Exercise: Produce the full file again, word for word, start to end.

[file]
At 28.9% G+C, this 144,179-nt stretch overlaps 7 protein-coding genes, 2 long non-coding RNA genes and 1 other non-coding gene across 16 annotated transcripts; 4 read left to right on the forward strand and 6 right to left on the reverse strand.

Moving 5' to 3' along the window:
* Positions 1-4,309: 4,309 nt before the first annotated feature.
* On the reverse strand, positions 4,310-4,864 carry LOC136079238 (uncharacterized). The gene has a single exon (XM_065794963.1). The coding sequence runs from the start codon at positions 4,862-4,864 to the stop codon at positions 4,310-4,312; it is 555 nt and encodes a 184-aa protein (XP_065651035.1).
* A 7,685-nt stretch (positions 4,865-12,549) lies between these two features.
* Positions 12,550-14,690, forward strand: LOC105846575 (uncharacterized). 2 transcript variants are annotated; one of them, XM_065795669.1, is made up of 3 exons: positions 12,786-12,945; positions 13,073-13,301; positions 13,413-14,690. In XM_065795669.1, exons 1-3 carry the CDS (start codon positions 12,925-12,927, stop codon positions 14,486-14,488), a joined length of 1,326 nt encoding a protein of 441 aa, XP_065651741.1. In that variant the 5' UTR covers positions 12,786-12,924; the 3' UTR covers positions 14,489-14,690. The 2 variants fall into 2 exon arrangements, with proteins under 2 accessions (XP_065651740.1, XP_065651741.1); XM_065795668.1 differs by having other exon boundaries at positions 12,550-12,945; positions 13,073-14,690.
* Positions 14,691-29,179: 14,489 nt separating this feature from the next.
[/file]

At 28.9% G+C, this 144,179-nt stretch overlaps 7 protein-coding genes, 2 long non-coding RNA genes and 1 other non-coding gene across 16 annotated transcripts; 4 read left to right on the forward strand and 6 right to left on the reverse strand.

Moving 5' to 3' along the window:
* Positions 1-4,309: 4,309 nt before the first annotated feature.
* On the reverse strand, positions 4,310-4,864 carry LOC136079238 (uncharacterized). The gene has a single exon (XM_065794963.1). The coding sequence runs from the start codon at positions 4,862-4,864 to the stop codon at positions 4,310-4,312; it is 555 nt and encodes a 184-aa protein (XP_065651035.1).
* A 7,685-nt stretch (positions 4,865-12,549) lies between these two features.
* Positions 12,550-14,690, forward strand: LOC105846575 (uncharacterized). 2 transcript variants are annotated; one of them, XM_065795669.1, is made up of 3 exons: positions 12,786-12,945; positions 13,073-13,301; positions 13,413-14,690. In XM_065795669.1, exons 1-3 carry the CDS (start codon positions 12,925-12,927, stop codon positions 14,486-14,488), a joined length of 1,326 nt encoding a protein of 441 aa, XP_065651741.1. In that variant the 5' UTR covers positions 12,786-12,924; the 3' UTR covers positions 14,489-14,690. The 2 variants fall into 2 exon arrangements, with proteins under 2 accessions (XP_065651740.1, XP_065651741.1); XM_065795668.1 differs by having other exon boundaries at positions 12,550-12,945; positions 13,073-14,690.
* Positions 14,691-29,179: 14,489 nt separating this feature from the next.